s-follow's output is laid out by lines, where each line identifies a path. Each line includes the following information (used by s-results):
The s-follow program can optionally produce much more verbose information. While this feature has been initially implementing for debugging/verification purposes, later implementations of s-results use all of the available information (in particular, they need to know the exact position of the cell in each frame). Therefore, the "temporary" debug file is now a mandatory source of information, and s-trace always calls s-follow with extra-verbose options.
This output file is called <dirname>.tmp, where <dirname> is the name of the results directory (for example, test-run.023 will have a results-directory called test-run.023.res and the verbose file will be called test-run.023.res.tmp within that same directory.
Note that, by virtue of this "blessing" of a temporary file as real data file, a results directory cannot be renamed without requiring to re-run the analysis. This is definitely a bug, but not very high priority.
s-follow reads input information from stdin, a line at a time. Each input frame is represented as a frame indicator (a line made up of a single integer number) and zero or more region descriptors (lines made up of four integer numbers: X and Y of the center, width and height of the region). An empty line is used to separate each frame from the next one.
The results file is laid out in this way:
1.4881 11.3865 6.27095 15 71 - 172 108 1.99994 13.1405 2.67821 17 50 - 329 4 9.92373 15.7351 3.64126 18 12 - 201 155 8.44712 15.0731 3.47548 18 32 - 66 224
The fields are, in order: speed-if-straight, average-speed, length-of-cell, number-of-steps, first-frame, first-x, first-y.
The "temporary" results file, is almost-free-format for historical reasons, although nowadays s-results is forced to parse it. The reader who want to know about this format is urged to take a look at one such files, as they are pretty self-explanatory.
The s-results program is a user interface meant to help checking the results of an image tracking session. The tool performs two tasks: it draws diagrams and it allows the user to discard individual paths (redrawing the diagrams accordingly).
The top bar in the main window of s-trace shows the program's version and the name of the results directory being displayed. If you click on the version string, a copy of tkinfo is spawned to show this very documentation.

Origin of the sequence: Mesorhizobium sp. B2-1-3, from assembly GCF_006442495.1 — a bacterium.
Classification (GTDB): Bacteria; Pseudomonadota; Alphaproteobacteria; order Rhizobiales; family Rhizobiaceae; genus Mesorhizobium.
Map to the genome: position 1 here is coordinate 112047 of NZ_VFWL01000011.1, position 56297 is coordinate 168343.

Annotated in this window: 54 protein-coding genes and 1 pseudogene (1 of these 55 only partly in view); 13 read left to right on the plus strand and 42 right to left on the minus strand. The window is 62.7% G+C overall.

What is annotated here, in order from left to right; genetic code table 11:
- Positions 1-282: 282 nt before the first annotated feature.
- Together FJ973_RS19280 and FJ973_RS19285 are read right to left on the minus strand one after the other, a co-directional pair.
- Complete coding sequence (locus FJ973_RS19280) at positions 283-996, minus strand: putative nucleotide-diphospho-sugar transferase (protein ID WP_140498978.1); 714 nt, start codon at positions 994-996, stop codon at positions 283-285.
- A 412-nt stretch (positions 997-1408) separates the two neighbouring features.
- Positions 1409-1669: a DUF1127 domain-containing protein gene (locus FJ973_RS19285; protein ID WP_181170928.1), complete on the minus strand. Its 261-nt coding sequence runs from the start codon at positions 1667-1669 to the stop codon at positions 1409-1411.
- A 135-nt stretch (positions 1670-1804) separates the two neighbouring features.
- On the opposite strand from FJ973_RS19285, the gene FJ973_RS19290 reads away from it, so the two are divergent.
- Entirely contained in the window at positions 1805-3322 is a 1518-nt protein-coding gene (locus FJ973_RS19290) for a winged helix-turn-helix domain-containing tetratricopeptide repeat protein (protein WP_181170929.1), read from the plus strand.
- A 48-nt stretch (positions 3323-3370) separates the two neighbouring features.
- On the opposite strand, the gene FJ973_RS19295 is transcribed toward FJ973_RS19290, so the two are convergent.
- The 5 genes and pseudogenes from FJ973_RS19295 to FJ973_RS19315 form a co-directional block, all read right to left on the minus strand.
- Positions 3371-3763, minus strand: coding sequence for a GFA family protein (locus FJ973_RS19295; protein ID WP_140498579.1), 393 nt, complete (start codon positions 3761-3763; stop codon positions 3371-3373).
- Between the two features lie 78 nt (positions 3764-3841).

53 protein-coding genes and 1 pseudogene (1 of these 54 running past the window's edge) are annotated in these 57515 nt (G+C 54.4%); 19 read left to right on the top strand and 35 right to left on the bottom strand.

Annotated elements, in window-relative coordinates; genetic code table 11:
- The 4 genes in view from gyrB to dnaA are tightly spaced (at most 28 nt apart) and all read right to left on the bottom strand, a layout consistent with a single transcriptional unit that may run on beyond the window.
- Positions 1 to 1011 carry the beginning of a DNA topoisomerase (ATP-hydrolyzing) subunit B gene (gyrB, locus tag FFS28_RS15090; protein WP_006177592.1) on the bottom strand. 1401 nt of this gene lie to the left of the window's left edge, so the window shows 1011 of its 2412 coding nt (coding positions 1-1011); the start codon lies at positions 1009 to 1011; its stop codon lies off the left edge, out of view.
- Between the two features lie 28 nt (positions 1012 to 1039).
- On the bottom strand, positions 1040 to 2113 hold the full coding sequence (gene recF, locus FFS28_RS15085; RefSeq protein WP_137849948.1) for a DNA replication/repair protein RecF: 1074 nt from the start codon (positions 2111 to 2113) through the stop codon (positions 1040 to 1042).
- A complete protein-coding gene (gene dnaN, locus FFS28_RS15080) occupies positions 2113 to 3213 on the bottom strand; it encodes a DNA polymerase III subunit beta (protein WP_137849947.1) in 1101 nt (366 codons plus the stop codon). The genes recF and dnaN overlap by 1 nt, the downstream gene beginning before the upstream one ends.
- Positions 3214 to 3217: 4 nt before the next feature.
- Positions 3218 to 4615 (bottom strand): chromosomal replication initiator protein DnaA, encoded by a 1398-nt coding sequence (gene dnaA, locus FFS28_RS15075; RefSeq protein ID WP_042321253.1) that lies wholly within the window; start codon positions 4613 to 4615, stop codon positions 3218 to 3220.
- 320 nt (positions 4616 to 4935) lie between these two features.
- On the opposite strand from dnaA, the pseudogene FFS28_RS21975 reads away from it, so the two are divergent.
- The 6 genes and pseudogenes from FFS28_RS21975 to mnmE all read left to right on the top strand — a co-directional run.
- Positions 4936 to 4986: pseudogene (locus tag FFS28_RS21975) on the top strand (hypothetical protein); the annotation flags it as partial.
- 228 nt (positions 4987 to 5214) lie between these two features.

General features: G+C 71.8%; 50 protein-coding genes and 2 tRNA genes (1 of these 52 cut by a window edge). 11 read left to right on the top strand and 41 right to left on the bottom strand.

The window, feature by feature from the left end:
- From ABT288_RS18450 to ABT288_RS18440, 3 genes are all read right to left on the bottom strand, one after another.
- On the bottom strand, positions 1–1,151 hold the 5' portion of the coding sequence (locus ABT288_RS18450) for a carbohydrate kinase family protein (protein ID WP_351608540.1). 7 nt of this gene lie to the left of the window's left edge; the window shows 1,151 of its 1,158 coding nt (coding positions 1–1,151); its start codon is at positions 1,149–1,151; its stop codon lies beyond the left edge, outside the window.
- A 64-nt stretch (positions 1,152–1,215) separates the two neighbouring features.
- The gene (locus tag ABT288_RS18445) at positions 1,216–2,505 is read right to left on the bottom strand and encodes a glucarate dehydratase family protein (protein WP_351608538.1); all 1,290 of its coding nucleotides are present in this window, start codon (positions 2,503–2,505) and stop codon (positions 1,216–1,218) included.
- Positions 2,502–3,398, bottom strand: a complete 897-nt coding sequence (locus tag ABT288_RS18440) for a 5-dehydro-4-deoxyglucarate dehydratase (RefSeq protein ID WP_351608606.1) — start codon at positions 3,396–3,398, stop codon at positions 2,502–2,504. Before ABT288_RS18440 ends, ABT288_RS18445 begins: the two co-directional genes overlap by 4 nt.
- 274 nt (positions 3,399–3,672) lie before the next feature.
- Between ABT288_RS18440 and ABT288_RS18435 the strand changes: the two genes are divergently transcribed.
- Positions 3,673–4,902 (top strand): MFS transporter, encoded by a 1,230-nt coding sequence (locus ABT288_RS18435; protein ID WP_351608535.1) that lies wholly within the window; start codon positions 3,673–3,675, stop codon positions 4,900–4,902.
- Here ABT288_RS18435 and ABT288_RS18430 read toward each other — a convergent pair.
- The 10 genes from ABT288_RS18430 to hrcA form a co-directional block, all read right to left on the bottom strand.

The window's main part consists of three histograms sharing the same X axis. The abscissa represents cell speed (in micrometers per second) and the ordinate represents the number of cells that travel at that speed, the average length of those cells (expressed as micrometers) and the average number of frames that constitute the paths represented by that column.
Each histogram is drawn into a grid of 10x4 cells, and the actual values written on the grid are automatically generated to fall on even values.
At the bottom of the window there are two control tools: an horizontal slider that allows discarding paths if they are too short and a grid of buttons to change the number of columns that make up the histogram.
By acting on the slider, the user can discard all the cells whose path is shorter than the specified value. The histograms are automatically redrawn whenever the slider is moved. Please note that the scaling on the Y axis can change as the histogram changes, because the program recalculates the optimum Y scaling each time the histogram is redrawn. X scaling, on the other hand, is not modified and is common to all histograms. It may happen that the right part of the histograms looks empty, but this only happens when there are short-path items that would be displayed there when the user selects a smaller path threshold.
Using the grid of buttons, the user can change the number of columns that are drawn in the histogram windows. The optimal number varies according to the number of cells that are present in the individual acquisition, as well as on the horizontal scaling that is chosen by the program. The height of each histogram bar (expressed in micrometers/second) is always displayed in the top bar as well.
When the mouse pointer is moved over the histogram, the program highlights the bar where the mouse is sitting and prints detailed information about X and Y values of that bar. Such information is printed to the bottom-left of each histogram.